Google Place Pages—Examining the Effect of Google’s Content Limitation Decision on Small Businesses
For many kinds and sizes of businesses, especially small businesses, a Google Place Page has become a significant component of their Internet marketing, especially since so many consumers search for local businesses online. A company’s Google Place Page doesn’t just provide location and contact information. It is also where customers can find photos, videos and in-depth content about that company. Some of that in-depth content is in the form of reviews and ratings. Local businesses rely on what others say about them to help attract new customers and retain current ones.
With Google’s announcement in late July 2011 that it would cease copying content from other Internet sources to include on its customers’ Place Pages, a conundrum has occurred. Local businesses will no longer benefit from that third-party content which Google has added or linked to their Place Pages. However, Google’s competitors, such as Yelp, are pleased that the search-engine giant is no longer taking content from them that their users originally created. To succeed in the shadow of Google, review sites like Yelp must be able to post exclusive reviews and ratings that don’t also appear on Google Place Pages or any other search engine.
Digital, computer and Internet technologies may be powerful forces and important tools in modern life, but they are still in their infancy from a historical perspective. It shouldn’t be surprising, therefore, that some companies are able to acquire a much greater share of the marketplace than might be the case 100 years from today. The same phenomenon occurred during the early years of the railroad, oil, steel and automobile industries, to name the most obvious. A few individuals/companies dominated those industries until the government and the law decided they were competing unfairly and stepped in to regulate their hold on the market.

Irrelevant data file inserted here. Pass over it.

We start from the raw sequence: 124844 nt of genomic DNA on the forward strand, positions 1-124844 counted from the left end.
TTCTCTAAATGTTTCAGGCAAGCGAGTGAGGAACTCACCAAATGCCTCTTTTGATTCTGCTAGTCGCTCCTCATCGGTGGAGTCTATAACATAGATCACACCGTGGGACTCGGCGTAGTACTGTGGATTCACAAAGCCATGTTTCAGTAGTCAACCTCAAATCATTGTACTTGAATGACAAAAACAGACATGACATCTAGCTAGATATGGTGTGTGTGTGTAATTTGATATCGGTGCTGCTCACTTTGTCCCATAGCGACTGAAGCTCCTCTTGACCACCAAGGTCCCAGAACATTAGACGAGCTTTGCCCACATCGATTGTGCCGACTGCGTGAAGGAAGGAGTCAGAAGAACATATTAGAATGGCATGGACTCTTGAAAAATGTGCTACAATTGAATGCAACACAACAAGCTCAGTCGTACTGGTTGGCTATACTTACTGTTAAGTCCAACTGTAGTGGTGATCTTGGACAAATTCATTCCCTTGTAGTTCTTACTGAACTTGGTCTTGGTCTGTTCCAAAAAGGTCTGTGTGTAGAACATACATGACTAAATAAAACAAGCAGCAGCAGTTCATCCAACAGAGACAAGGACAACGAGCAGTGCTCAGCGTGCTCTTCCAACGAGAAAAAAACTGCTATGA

The antitrust case filed against Microsoft by the U.S. Department of Justice and other nations more than 10 years ago is a more recent example of the government’s willingness to regulate big business to achieve fairness in the marketplace. Microsoft simply pursued the opportunities presented to it in a wide-open industry, the implications of which the government didn’t understand at first. The situation may not have been quite as dramatic but Microsoft had to be shown the limits of its business, just as the railroad tycoons and oil and steel barons of the 19th century had to be corralled to create a fairer, more even playing field.
With the 2010 antitrust probe of Google by the European Commission, the executive branch of the European Union, the U.S. Federal Trade Commission decided to initiate its own investigation during June 2011. Like Microsoft, Google has allowed its entrepreneurial zeal to take it in whatever directions the industry has grown. Its growth isn’t necessarily about being a bad guy, but just too big of a guy to maintain a healthy, competitive economic environment.
For instance, the U.S. Department of Justice recently approved Google’s purchase of ITA. It manufactures travel-data software many travel sites use, so their customers can quickly search for the latest airline seating and pricing. To receive that approval, Google had to agree to a number of restrictions and a specific structuring of its business, and any future online travel site it might launch, that would protect the interests of its competitors that rely on ITA software.
Many of Google’s critics think the company (and the government) has only taken a small step to limit the practice of copying content from its competitors’ sites and services. Those critics state that Google continues to take other content and hasn’t yet said that it will remove content it may have copied in the past. Until the digital world reaches an age of maturity, as the unregulated new businesses of the 19th century and early 20th century had 100 to 150 years ago, there will be many voices asking their governments for relief from industry domination of companies, such as Microsoft and Google, and others yet unknown.